To succeed in a workplace discrimination or retaliation claim, the aggrieved employee must prove that he or she was the subject of an “adverse employment action.” In Outley v. Luke & Associates, Inc., 840 F.3d 212 (5th Cir. 2016), the Court of Appeals for the Fifth Circuit discussed when a lateral transfer can qualify as an adverse employment action.
A “purely lateral transfer” is not an adverse employment action. A purely lateral transfer is a transfer that doesn’t change the employee’s benefits, duties, and responsibilities. On the other hand, a transfer may qualify as an adverse employment action if the transfer amounts to a demotion by virtue of being “objectively worse” than the employee’s former position.
A court may determine that a lateral transfer is an adverse employment action based on factors such as reduced compensation or loss of full-time status. Transfer to a less prestigious or desirable position can be the equivalent of a demotion if the new position is “objectively viewed” as less prestigious or desirable. The employee’s subjective view of the transfer as a demotion is irrelevant.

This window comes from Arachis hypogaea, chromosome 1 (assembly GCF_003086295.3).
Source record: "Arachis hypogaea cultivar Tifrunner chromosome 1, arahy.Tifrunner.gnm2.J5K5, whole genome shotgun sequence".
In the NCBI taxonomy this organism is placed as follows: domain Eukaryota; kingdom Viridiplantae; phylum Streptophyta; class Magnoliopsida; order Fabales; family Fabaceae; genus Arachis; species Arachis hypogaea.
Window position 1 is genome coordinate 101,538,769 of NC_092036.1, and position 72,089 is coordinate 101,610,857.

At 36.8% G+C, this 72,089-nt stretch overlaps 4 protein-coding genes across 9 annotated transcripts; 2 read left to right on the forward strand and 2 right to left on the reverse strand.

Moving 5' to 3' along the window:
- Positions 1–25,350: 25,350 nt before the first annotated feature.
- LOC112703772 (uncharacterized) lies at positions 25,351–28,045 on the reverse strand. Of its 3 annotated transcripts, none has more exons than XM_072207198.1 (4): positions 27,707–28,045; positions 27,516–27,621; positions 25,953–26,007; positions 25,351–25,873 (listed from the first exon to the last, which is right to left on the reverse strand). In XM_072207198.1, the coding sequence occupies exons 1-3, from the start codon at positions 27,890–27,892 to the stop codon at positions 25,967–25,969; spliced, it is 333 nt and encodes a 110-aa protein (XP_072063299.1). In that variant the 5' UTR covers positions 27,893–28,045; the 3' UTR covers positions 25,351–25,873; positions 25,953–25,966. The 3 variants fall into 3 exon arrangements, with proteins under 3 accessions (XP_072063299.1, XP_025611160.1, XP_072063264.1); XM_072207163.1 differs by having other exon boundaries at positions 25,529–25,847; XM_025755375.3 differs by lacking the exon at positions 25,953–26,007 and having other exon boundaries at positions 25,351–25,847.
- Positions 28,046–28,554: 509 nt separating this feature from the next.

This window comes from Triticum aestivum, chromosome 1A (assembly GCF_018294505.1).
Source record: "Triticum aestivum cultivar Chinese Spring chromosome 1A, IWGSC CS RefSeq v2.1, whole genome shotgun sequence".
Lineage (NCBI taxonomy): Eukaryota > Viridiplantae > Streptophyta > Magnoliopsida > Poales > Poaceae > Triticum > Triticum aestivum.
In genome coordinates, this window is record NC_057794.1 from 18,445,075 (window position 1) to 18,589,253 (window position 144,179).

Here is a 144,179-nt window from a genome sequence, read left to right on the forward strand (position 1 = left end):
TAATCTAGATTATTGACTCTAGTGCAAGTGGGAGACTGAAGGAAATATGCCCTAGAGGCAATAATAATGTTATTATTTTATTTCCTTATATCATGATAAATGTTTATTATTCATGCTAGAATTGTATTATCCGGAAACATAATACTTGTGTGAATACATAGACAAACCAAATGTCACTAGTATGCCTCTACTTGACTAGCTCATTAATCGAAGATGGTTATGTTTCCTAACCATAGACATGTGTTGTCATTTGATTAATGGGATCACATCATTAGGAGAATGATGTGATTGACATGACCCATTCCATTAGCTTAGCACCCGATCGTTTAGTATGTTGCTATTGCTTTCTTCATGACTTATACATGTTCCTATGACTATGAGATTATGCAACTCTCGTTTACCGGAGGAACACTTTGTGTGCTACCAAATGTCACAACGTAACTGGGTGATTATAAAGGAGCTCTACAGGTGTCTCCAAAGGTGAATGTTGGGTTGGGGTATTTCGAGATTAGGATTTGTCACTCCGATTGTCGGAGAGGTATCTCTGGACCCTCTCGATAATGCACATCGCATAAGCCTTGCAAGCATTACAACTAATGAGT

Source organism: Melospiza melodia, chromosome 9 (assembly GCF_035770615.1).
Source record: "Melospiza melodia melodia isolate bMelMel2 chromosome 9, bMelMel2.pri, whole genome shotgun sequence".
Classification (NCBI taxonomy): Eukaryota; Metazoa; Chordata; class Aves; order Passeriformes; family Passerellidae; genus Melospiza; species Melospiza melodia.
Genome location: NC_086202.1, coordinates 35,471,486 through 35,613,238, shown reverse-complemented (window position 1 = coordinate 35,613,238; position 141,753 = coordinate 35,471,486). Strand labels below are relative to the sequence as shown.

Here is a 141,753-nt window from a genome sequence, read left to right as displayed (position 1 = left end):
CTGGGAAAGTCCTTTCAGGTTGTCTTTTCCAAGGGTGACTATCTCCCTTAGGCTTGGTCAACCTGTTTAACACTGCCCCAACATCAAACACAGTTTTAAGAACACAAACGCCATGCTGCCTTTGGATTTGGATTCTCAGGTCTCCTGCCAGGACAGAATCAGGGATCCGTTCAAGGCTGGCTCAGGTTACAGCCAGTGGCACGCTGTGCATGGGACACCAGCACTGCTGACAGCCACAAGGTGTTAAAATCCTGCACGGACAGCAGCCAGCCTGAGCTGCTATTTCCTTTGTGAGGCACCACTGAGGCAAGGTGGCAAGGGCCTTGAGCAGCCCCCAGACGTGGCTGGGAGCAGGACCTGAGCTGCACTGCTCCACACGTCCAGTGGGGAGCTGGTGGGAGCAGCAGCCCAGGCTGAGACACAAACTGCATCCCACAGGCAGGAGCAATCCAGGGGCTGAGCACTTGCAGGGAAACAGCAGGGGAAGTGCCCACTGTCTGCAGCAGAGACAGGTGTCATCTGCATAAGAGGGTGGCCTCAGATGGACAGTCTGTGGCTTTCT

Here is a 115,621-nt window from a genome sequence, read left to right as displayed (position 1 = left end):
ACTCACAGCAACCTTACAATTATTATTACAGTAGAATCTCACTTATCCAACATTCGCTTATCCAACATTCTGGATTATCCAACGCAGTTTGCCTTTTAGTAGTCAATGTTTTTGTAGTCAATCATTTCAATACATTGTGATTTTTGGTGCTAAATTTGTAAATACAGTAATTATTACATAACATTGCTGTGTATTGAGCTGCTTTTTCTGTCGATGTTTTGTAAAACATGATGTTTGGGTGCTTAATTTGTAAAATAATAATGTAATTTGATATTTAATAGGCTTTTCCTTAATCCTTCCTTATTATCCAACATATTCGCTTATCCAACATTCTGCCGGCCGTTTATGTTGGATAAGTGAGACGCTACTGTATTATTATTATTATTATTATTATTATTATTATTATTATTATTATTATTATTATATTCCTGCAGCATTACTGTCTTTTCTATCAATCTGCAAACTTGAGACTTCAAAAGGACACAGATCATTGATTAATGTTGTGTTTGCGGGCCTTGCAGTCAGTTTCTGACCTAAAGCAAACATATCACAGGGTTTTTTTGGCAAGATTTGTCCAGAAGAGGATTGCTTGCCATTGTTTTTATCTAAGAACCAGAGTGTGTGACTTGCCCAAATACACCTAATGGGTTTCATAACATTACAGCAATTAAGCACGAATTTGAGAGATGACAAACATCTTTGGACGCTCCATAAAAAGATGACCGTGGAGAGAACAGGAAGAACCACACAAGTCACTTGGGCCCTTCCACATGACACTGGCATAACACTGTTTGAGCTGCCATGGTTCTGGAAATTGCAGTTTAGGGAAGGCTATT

The requirement that an employee attend training to prepare for a new position doesn’t tend to show that the transfer is an adverse employment action. The court points out that “training may be required for even a coveted position.” Different working hours in a new position doesn’t transform a lateral transfer into an adverse employment action so long as the employee maintains full-time status. The same is true with respect to an increased workload in a new position.
In Outley, the court held that the aggrieved employee failed to show that her transfer from inpatient pharmacist to outpatient pharmacist was an adverse employment action because her new position was not “objectively worse” than her previous one.
Mike Loftin is a shareholder in the Underwood Law Firm’s Amarillo Office, who is board certified in Civil Trial Law. This article is not intended as legal advice. If you seek legal counsel regarding a specific employment law matter, please contact an attorney.